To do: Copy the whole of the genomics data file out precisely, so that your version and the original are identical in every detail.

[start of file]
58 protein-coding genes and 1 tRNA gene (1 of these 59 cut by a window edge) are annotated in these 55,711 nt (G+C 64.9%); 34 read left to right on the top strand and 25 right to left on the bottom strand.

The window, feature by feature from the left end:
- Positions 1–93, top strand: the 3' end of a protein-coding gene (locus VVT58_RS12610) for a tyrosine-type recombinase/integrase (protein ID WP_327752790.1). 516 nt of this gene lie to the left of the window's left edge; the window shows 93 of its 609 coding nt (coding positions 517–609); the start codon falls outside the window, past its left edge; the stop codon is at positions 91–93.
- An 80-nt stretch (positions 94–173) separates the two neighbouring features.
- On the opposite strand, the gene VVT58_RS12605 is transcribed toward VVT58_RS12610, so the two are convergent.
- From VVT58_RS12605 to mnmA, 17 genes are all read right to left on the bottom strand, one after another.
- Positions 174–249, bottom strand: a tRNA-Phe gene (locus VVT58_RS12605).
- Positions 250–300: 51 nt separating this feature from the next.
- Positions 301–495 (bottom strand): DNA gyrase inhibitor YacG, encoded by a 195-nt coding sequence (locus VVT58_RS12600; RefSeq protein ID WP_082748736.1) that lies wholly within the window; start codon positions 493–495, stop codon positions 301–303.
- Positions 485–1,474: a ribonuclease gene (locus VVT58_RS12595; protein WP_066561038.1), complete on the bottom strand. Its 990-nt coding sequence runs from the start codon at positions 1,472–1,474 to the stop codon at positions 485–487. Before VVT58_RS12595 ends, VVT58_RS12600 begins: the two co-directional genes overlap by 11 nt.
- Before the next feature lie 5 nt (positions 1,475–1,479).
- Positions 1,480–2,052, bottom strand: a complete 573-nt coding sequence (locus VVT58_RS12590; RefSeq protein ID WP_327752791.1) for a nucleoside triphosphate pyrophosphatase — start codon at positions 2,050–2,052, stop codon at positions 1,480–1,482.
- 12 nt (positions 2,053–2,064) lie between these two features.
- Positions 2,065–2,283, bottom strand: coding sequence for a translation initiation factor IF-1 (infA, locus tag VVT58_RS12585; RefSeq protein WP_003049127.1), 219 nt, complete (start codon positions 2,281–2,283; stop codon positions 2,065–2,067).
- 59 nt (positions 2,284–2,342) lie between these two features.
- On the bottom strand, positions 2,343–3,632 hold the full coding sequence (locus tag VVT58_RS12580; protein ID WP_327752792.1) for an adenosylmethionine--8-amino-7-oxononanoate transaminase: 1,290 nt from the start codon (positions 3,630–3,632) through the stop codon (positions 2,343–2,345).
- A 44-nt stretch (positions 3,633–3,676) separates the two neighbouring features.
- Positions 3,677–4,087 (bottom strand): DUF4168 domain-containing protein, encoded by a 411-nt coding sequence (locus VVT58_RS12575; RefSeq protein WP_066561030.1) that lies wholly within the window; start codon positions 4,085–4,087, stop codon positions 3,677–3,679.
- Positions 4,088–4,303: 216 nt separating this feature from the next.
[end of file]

58 protein-coding genes and 1 tRNA gene (1 of these 59 cut by a window edge) are annotated in these 55,711 nt (G+C 64.9%); 34 read left to right on the top strand and 25 right to left on the bottom strand.

The window, feature by feature from the left end:
- Positions 1–93, top strand: the 3' end of a protein-coding gene (locus VVT58_RS12610) for a tyrosine-type recombinase/integrase (protein ID WP_327752790.1). 516 nt of this gene lie to the left of the window's left edge; the window shows 93 of its 609 coding nt (coding positions 517–609); the start codon falls outside the window, past its left edge; the stop codon is at positions 91–93.
- An 80-nt stretch (positions 94–173) separates the two neighbouring features.
- On the opposite strand, the gene VVT58_RS12605 is transcribed toward VVT58_RS12610, so the two are convergent.
- From VVT58_RS12605 to mnmA, 17 genes are all read right to left on the bottom strand, one after another.
- Positions 174–249, bottom strand: a tRNA-Phe gene (locus VVT58_RS12605).
- Positions 250–300: 51 nt separating this feature from the next.
- Positions 301–495 (bottom strand): DNA gyrase inhibitor YacG, encoded by a 195-nt coding sequence (locus VVT58_RS12600; RefSeq protein ID WP_082748736.1) that lies wholly within the window; start codon positions 493–495, stop codon positions 301–303.
- Positions 485–1,474: a ribonuclease gene (locus VVT58_RS12595; protein WP_066561038.1), complete on the bottom strand. Its 990-nt coding sequence runs from the start codon at positions 1,472–1,474 to the stop codon at positions 485–487. Before VVT58_RS12595 ends, VVT58_RS12600 begins: the two co-directional genes overlap by 11 nt.
- Before the next feature lie 5 nt (positions 1,475–1,479).
- Positions 1,480–2,052, bottom strand: a complete 573-nt coding sequence (locus VVT58_RS12590; RefSeq protein ID WP_327752791.1) for a nucleoside triphosphate pyrophosphatase — start codon at positions 2,050–2,052, stop codon at positions 1,480–1,482.
- 12 nt (positions 2,053–2,064) lie between these two features.
- Positions 2,065–2,283, bottom strand: coding sequence for a translation initiation factor IF-1 (infA, locus tag VVT58_RS12585; RefSeq protein WP_003049127.1), 219 nt, complete (start codon positions 2,281–2,283; stop codon positions 2,065–2,067).
- 59 nt (positions 2,284–2,342) lie between these two features.
- On the bottom strand, positions 2,343–3,632 hold the full coding sequence (locus tag VVT58_RS12580; protein ID WP_327752792.1) for an adenosylmethionine--8-amino-7-oxononanoate transaminase: 1,290 nt from the start codon (positions 3,630–3,632) through the stop codon (positions 2,343–2,345).
- A 44-nt stretch (positions 3,633–3,676) separates the two neighbouring features.
- Positions 3,677–4,087 (bottom strand): DUF4168 domain-containing protein, encoded by a 411-nt coding sequence (locus VVT58_RS12575; RefSeq protein WP_066561030.1) that lies wholly within the window; start codon positions 4,085–4,087, stop codon positions 3,677–3,679.
- Positions 4,088–4,303: 216 nt separating this feature from the next.